Dr. Devorah Segal on My Brain Made Me Do It: Did Neuroscience Destroy Free Wil


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Presentation to our Tikvah Scholars Program on April 24, 2012.

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  • If a friend takes your hand and moves it, you feel movement but not intention or agency – don’t feel responsible for it. Missing the sensation of free will: “I willed this and am the author if this action”
  • Compatibilism: dominant biological, psychological, legal, medical view. i.e. long-term smoker who tries to quit but keeps failing is not free – bec addiction thwarts desire. Most of us not completely free
  • Rare ppl can subserviate physical needs to higher purposes , i.e. Gandhi’s hunger strikes, Thich Quang Duc in Siagon, June 11, 1963 to protest persecution of Buddhists in South Vietnam by Catholic government. Our own history replete with examples. “ For the rest of us, who struggle to avoid going for dessert, freedom is always a question of degree rather than an absolute good that we do or do not possess.”
  • Why do we care? Free will is bedrock of society’s notions of responsibility, praise, and blame. It is about the degree of control we exert over our lives. Free will is central tenet of our faith – can’t reward or punish without it. Old Yediah and bechirah question. Some solutions include G-d outside of time witnessing events; Rambam: G-d’s knowledge completely unlike our knowledge, we don’t understand it so can’t resolve the paradox
  • Brodmann map: Different parts of the brain control different functions. Give some examples. Frontal lobe is “executive function” – oversees planning, coordinating, control. Neurons synapose on other neurons and communicate by electric and chemical signals.
  • Libet measured ERPs 500 msec before time that subject reports; indicated that the brain “decided” to move before person consciously aware of it. msec gap between activation and action – brain can veto. VS Ramachandran: We don’t have free will, but do have “free won’t” Action -> intention + agency
  • put people in fMRI and asked them to press right or left button at random and remember which letter of a random projected stream was projected at the time of the decision. Found motor area active just before the act and BA 10 (prefrontal) active 7 sec before subjects decided. Based on where brain activity was located, the researchers could predict which finger would press the button 60% of time (10% > chance). Once motor cortex involved, 75% correct. (so can still veto and change!) Haynes: “How can I call a will ‘mine’ when I don’t even know when it occurred and what it has decided to do?”
  • Frontal lobe regions plan movements with each hemisphere affecting opposite side of body. Normally, right-handed ppl choose to move right hand 60% of time. When used transcranial magnetic stimulation (uses magnetic waves to stimulate or inhibit parts of brain temporarily) on right hemisphere, moved left hand 80% of time. And ALL believed they has freely chosen which hand to move!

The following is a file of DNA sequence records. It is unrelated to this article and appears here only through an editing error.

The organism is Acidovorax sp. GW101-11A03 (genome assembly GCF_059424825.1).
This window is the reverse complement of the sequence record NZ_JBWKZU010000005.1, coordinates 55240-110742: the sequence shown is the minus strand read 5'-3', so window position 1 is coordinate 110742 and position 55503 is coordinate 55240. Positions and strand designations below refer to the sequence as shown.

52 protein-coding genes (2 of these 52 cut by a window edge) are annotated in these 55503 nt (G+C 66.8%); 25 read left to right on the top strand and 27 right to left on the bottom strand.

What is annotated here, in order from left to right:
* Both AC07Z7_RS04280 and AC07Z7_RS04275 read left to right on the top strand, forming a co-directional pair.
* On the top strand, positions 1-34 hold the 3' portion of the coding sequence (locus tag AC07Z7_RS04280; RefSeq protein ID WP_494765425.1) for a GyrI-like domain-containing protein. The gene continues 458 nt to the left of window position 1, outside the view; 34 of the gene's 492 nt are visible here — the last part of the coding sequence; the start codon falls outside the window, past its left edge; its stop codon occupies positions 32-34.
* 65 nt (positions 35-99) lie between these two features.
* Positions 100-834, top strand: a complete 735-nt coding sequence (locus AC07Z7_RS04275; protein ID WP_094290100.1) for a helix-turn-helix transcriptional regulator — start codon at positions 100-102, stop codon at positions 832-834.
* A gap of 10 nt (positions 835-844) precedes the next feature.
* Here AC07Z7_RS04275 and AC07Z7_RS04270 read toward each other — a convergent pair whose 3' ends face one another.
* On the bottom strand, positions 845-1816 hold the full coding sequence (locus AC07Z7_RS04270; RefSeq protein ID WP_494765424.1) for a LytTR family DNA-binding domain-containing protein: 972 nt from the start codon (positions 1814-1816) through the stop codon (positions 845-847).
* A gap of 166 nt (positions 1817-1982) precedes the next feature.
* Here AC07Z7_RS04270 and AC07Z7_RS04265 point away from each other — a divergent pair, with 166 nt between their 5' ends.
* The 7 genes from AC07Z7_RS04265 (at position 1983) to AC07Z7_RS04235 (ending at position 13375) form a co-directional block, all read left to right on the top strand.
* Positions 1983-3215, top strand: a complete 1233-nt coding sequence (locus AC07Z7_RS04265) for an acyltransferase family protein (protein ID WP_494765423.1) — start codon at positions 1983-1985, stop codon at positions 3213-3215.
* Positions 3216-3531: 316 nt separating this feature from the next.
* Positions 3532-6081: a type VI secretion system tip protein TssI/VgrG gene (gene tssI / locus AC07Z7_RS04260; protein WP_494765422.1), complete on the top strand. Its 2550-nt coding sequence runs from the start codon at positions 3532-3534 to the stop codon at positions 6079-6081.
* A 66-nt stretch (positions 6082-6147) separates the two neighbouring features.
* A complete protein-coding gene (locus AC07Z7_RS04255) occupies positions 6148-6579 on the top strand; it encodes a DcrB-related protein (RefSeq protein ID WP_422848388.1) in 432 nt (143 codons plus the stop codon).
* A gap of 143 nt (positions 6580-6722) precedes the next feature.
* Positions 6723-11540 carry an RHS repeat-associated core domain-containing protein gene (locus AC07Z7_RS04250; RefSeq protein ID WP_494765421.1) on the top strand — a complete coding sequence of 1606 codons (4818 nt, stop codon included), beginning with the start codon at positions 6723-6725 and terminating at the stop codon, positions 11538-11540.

• Legal: brain scans already being used to try to exonerate criminals (i.e. John Hinckley, Jr. – Reagan shooter)
  • “ Ghost in the machine” = nonphysical mind or soul
  • Dr. Devorah Segal on My Brain Made Me Do It: Did Neuroscience Destroy Free Wil

    1. 1. My Brain Made Me Do it: DidNeuroscience Destroy Free Will? Devorah Segal, MD, PhD April 24, 2012
    2. 2. Three steps to behavior1. Intention (the plan)2. Agency (the will)3. Movement (the act)
    3. 3. What is free will? Descartes: You are free if, under identical circumstances, you could have acted otherwise. Compatibilism: You are free if you can follow your own desires and preferences. A set of capacities for imagining future courses of action, deliberating about one’s reason’s for choosing them, planning one’s actions in light of this deliberation and controlling actions in the face of competing desires
    4. 4. Why do we care?
    5. 5. A Quick Tour of Your Brain
    6. 6. “The brain determines the mind, and the brain is a physical entity, subject to all the rules of the physical world. The physical world is determined, so our brains must also be determined. If our brains are determined, and the brain is the necessary and sufficient organ that enables the mind, we are then left with these questions: Are the thoughts that arise from our mind also determined? Is the free will that we seem to experience just an illusion?” (Gazzaniga, 2004)
    7. 7. Libet’s 1983 experiment
    8. 8. Newer version: fMRI
    9. 9. Transmagnetic cranial stimulation
    10. 10. What are the implications?
    11. 11. Can these questions be resolved?
    12. 12. References Ammon K and Dandevia SC. Transcranial magnetic stimulation can influence the selection of motor programmes. J of Neurology, Neurosurgery and Psychiatry. 1990; 53: 705-707 Chivers T. Neuroscience, free will and determinism. The Telegraph. Oct 12, 2010 Gazzaniga MS. The Ethical Brain. 2005; Dana Press Haynes JD. Decoding and predicting intentions. Ann NY Acad Sci. 2011; 1224: 9-21 Koch C. How physics and neuroscience dictate your “free” will. Sci Am Mind. May 2012; 22-27 Libet B, Gleason CA, Wright EW, Pearl DK. Time of conscious intention to act in relation to onset of cerebral activity (readiness-potential). The unconscious initiation of a freely voluntary act. Brain. 1983; 106: 623-642 Nahmias, E. Is neuroscience the death of free will? The NY Times. Nov 30, 2011. epub Neuroscience of free will. Wikipedia Rosen J. The brain on the stand. The NY Times. March 11, 2007. 49 Soon CS, Brass M, Heinze HJ, Haynes JD. Unconscious determinants of free decisions in the human brain. Nat Neurosci. 2008; 11: 543–545 Tancredi LR. The neuroscience of “free will”. Behav Sci Law. 2007; 25: 295-308
    13. 13. Matsubashi experiment